A Multi-Parametric Investigation of Vascular Alterations in Elderly with Hypertension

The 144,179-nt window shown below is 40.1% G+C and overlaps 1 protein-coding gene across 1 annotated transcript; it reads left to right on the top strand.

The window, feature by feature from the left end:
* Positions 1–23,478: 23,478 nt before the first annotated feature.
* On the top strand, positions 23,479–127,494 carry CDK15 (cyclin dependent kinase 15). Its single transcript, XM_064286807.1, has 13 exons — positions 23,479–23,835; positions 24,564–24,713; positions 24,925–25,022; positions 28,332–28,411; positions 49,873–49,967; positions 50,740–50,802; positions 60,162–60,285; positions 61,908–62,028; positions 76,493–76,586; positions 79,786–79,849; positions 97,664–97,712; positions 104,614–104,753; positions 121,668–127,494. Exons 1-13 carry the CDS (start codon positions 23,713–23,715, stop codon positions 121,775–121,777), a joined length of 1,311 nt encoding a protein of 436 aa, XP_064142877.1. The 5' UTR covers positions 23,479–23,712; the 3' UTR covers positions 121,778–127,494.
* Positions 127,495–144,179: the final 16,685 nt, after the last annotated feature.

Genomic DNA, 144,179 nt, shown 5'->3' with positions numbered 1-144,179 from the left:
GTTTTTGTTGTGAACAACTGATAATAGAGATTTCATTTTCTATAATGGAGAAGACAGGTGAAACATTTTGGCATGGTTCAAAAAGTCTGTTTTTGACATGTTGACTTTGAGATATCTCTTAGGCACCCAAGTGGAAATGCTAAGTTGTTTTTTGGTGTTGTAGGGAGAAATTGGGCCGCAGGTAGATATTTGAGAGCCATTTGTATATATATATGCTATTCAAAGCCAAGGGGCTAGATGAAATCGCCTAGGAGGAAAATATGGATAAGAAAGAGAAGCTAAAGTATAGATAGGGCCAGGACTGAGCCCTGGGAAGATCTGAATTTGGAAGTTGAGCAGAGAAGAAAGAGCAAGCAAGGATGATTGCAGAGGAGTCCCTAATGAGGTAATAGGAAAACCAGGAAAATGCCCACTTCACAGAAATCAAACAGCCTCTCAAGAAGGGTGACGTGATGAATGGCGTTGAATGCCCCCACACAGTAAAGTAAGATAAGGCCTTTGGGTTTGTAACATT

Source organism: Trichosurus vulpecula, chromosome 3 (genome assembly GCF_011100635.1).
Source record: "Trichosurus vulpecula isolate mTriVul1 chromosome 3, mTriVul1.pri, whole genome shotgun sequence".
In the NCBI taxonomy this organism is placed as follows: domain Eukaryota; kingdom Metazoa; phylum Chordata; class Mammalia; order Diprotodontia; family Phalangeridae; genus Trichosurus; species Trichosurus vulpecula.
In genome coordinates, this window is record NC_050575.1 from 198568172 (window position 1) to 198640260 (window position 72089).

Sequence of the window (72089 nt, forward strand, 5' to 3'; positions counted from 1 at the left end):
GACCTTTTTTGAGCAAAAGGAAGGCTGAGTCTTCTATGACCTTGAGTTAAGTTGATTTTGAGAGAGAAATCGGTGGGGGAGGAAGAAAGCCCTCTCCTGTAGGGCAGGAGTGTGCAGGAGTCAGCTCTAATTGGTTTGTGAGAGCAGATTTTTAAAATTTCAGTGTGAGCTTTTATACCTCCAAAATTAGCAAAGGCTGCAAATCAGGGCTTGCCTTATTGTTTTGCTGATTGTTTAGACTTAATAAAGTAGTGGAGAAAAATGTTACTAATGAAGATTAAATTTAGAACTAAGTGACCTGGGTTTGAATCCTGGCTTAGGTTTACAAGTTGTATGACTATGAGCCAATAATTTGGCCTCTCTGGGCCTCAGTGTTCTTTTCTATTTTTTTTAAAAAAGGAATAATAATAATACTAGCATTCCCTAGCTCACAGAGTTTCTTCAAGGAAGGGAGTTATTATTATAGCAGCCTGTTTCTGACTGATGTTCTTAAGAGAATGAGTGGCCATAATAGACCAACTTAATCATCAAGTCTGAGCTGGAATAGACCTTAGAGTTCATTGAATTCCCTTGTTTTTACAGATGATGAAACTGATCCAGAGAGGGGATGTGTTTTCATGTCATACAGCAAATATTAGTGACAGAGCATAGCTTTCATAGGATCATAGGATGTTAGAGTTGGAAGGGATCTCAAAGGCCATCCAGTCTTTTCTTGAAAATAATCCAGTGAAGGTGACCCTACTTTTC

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BACKGROUND: Along with aging comes many cardiovascular and cerebral changes that impact a person's health. These changes manifest as variances in blood pressure, brain volume, cerebral blood flow (CBF), oxygen metabolism, and neurological functioning. OBJECTIVE: The purpose of this study is to provide evidence to support new or previously known biomarkers for declining cerebrovascular health, such as cerebral arterial stiffness, reduced vessel capacity, and thickening of the extracellular matrix. METHODS: 45 participants ranging from the ages of 61 to 79 with a mean of 67 were studied using a 3 Tesla MRI. Several MRI techniques were employed to acquire and analyze data. Phase-contrast (PC) MRI was used for acquiring images of moving fluid, so that arteries containing blood flow to the brain could be isolated in order to calculate total CBF. Blood-oxygen-level dependent contrast images and end-tidal CO2 and O2 measurements were also obtained using MRI after the participants were given a different sequence of gases to breathe containing varying amounts of oxygen, carbon dioxide, and nitrogen. This allowed the cerebrovascular reactivity (CVR) and venous cerebral volume (vCBV) of the vessels to be determined. Venous oxygenation (Yv) was assessed using T2-relaxation-under-spin-tagging (TRUST) MRI technique. Linear regressions were performed to account for age, sex, and blood pressure. Data were also analyzed by putting participants with a systolic blood pressure greater than 140 into a hypertensive category for comparison. Other data acquired during or immediately prior to the MRI scans include systolic and diastolic blood pressure, brain volume, and the oxygen saturation level of venous and arterial blood. RESULTS: A p-value of <0.05 was used to determine significance. The CVR for the hypertensive group was lower than that of the non-hypertensive group (p<0.01) and CVR decreased as systolic blood pressure increased (p=0.02). CVR also decreased with increasing age (p=0.02) and was higher in males than in females (p<0.01). CBF increased with systolic blood pressure (p=0.03) and was higher in females (p=0.03). Yv also increased with systolic blood pressure (p=0.02) and correlated strongly with CBF values (p<0.001). CONCLUSION: These results support certain relationships between blood pressure and the vascular markers within the brain, which may appear before cognitive decline or clinical symptoms emerge. This study is an early step on the path to discovering easily identifiable precursors to neurological changes that take place as normal aging processes occur.